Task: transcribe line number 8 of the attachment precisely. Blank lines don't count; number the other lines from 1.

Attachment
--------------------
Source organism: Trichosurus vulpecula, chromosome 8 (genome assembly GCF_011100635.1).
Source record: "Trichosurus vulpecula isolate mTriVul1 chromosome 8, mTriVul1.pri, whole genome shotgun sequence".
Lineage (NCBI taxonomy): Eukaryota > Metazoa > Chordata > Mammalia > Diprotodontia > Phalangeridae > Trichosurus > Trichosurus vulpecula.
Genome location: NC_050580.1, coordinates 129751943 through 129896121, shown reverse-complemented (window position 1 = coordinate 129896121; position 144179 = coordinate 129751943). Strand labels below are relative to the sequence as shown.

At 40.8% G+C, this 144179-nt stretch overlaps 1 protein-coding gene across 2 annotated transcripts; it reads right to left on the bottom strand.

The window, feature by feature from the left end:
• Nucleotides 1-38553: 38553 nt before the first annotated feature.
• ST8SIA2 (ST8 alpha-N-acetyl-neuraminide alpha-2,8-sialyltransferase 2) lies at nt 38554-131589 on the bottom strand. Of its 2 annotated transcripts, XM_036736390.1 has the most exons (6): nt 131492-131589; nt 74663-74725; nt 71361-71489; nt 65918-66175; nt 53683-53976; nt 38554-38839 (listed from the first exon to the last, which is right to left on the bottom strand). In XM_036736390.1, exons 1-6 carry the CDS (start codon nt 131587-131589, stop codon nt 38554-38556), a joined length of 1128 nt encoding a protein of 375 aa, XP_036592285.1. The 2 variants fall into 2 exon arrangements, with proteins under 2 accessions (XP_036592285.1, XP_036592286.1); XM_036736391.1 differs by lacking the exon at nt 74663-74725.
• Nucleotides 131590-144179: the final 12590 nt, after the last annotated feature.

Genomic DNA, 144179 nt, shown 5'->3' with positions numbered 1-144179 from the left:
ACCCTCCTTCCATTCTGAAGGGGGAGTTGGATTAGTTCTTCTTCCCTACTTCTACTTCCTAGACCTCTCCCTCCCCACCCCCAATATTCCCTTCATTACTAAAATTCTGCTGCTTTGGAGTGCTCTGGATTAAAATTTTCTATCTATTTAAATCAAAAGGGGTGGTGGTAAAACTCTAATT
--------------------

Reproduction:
• ST8SIA2 (ST8 alpha-N-acetyl-neuraminide alpha-2,8-sialyltransferase 2) lies at nt 38554-131589 on the bottom strand. Of its 2 annotated transcripts, XM_036736390.1 has the most exons (6): nt 131492-131589; nt 74663-74725; nt 71361-71489; nt 65918-66175; nt 53683-53976; nt 38554-38839 (listed from the first exon to the last, which is right to left on the bottom strand). In XM_036736390.1, exons 1-6 carry the CDS (start codon nt 131587-131589, stop codon nt 38554-38556), a joined length of 1128 nt encoding a protein of 375 aa, XP_036592285.1. The 2 variants fall into 2 exon arrangements, with proteins under 2 accessions (XP_036592285.1, XP_036592286.1); XM_036736391.1 differs by lacking the exon at nt 74663-74725.